• NOAA’s Stellwagen Bank National Marine Sanctuary Seeks Advisory Council Applicants

    The U.S. National Oceanic and Atmospheric Administration has posted the following request:

    “Stellwagen Bank National Marine Sanctuary is seeking applicants for six alternate seats on its advisory council. The council ensures public participation in sanctuary management and provides advice to the sanctuary superintendent.”
    “The sanctuary is accepting applications for the following alternate seats: business/industry; mobile gear commercial fishing; recreational fishing; research; whale watch; and youth.

  • Draft Environmental Assessment for Changes in Regulations for Greater Farallones and Cordell Bank National Marine Sanctuaries

    The National Marine Fisheries Service, of the U.S. National Oceanic and Atmospheric Administration, expanded the boundaries of Gulf of the Farallones National Marine Sanctuary (now renamed Greater Farallones National Marine Sanctuary or GFNMS) and Cordell Bank National Marine Sanctuary (CBNFS) to an area north and west of their previous boundaries with a final rule published on March 12, 2015. The final rule entered into effect on June 9, 2015.

    Pursuant to a request from the U.S. Coast guard, NOAA is considering developing a future rulemaking to allow the following USCG discharges within part or all of GFNMS and CBNMS:

  • ACCOBAMS Reports on Marine Protected Areas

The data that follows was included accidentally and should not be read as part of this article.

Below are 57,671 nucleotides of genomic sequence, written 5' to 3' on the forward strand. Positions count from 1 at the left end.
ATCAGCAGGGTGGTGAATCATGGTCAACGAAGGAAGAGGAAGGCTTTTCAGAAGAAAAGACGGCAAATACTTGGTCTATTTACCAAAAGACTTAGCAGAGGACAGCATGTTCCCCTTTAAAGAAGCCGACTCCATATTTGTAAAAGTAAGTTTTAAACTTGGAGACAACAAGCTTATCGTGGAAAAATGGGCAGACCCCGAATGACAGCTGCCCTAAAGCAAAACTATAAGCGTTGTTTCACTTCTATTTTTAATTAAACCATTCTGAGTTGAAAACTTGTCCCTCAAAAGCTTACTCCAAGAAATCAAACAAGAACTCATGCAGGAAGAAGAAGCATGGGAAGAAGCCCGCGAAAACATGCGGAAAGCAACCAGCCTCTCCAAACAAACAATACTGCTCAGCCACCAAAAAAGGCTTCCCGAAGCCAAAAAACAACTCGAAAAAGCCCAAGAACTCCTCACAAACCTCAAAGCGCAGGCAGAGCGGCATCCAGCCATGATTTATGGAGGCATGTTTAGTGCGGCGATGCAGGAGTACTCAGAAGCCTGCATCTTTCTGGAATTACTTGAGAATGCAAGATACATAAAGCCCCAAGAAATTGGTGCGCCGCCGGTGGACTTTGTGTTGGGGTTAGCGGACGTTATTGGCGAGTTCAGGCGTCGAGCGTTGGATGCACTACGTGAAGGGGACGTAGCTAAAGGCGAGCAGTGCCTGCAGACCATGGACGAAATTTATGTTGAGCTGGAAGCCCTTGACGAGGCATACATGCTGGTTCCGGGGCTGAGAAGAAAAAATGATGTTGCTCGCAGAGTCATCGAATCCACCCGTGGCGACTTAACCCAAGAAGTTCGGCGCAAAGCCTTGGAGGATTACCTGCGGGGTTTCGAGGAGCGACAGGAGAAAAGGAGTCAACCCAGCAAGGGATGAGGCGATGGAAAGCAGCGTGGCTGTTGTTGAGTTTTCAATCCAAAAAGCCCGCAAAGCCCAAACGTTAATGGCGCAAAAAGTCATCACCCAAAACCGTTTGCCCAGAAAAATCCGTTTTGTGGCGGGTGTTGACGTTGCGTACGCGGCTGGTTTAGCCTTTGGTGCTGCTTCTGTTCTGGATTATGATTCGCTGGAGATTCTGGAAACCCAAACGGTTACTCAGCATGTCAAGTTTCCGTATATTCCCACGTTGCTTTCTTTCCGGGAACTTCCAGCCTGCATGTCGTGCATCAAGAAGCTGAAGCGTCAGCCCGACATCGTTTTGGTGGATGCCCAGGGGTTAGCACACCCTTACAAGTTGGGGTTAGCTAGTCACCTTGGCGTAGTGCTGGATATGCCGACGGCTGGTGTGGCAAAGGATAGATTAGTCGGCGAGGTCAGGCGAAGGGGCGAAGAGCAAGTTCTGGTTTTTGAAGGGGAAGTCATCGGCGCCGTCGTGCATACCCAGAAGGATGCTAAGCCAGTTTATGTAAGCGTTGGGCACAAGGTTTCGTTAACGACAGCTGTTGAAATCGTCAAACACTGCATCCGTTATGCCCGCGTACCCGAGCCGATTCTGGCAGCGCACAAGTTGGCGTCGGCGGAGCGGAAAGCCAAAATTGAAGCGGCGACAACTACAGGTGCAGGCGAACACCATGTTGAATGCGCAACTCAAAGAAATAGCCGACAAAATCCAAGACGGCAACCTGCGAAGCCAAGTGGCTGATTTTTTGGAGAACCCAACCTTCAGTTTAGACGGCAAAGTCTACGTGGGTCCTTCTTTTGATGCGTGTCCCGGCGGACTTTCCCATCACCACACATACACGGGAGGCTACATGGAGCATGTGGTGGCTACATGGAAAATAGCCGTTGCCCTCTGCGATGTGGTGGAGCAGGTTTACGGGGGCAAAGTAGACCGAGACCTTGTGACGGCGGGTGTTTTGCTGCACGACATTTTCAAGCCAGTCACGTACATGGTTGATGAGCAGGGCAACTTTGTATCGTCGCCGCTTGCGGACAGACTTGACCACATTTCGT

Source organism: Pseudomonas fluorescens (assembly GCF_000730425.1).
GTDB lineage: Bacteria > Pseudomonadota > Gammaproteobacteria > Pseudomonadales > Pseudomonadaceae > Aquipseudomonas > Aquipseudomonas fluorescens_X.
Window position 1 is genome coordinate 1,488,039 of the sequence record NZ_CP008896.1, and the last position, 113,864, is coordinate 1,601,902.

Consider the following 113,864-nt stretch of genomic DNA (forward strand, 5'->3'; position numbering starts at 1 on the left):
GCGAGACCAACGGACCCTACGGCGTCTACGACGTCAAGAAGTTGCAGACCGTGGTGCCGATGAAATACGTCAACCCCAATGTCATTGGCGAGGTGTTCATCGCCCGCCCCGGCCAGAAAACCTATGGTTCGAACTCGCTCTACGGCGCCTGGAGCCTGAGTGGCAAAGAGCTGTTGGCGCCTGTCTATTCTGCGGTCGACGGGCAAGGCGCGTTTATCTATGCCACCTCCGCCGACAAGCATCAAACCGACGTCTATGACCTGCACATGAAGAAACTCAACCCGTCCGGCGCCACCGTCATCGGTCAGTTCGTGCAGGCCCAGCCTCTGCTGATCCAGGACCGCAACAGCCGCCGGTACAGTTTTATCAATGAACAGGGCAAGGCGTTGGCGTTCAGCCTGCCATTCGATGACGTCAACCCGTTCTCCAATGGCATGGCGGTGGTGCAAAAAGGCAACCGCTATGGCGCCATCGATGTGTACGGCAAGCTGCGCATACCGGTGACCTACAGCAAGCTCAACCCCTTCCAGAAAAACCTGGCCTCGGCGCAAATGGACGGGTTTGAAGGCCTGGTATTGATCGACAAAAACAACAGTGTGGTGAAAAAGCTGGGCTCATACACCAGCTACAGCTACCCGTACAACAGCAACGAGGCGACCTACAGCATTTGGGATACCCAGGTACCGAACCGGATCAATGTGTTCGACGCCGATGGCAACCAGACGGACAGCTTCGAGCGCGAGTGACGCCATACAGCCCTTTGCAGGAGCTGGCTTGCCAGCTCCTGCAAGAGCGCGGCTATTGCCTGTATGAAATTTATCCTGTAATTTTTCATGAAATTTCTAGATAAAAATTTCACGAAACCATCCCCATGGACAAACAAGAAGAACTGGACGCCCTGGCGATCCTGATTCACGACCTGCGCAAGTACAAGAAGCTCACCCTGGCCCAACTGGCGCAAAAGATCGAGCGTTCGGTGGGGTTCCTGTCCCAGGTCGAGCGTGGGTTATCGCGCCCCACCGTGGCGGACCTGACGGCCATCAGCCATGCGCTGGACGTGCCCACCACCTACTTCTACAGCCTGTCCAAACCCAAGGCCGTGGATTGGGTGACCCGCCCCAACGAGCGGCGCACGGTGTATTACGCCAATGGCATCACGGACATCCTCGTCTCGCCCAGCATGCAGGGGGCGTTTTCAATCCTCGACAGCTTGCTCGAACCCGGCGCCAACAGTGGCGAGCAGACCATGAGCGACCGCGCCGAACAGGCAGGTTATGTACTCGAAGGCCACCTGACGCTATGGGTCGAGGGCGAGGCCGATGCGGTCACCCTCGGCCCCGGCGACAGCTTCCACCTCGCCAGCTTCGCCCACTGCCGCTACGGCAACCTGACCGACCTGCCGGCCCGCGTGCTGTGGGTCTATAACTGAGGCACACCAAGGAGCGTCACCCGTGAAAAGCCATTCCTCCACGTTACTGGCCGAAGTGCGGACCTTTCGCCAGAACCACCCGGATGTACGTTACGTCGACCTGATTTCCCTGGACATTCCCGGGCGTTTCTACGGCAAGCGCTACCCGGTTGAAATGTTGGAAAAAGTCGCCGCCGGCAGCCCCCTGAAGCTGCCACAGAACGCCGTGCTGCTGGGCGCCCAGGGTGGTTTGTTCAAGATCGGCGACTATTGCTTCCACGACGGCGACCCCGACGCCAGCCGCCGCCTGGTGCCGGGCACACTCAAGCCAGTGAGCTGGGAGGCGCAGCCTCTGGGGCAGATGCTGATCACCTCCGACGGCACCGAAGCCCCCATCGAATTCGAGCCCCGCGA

ACCOBAMS is the Agreement on the Conservation of Cetaceans in the Black Sea, Mediterranean Sea and contiguous Atlantic area. It is a cooperative tool for the conservation of marine biodiversity in the Mediterranean and Black Seas. It publishes a newsletter entitle FINS. The latest issue of FINS includes the following discussion of marine protected areas:

  • NOAA Withdraws Changes to Hawaii Humpback Whale Sanctuary Regulations

    The National Oceanic and Atmospheric Administration has withdrawn a notice of proposed rulemaking (NPRM) published in the Federal Register on March 26, 2015 (80 FR 16224), to amend the regulations for the Hawaiian Islands Humpback Whale National Marine Sanctuary and to revise the sanctuary’s terms of designation and management plan. This withdrawal is in response to adverse comments by the State of Hawaii.

    Click here to read more about this action.

  • NOAA Ship Exploring Pacific Marine Protected Areas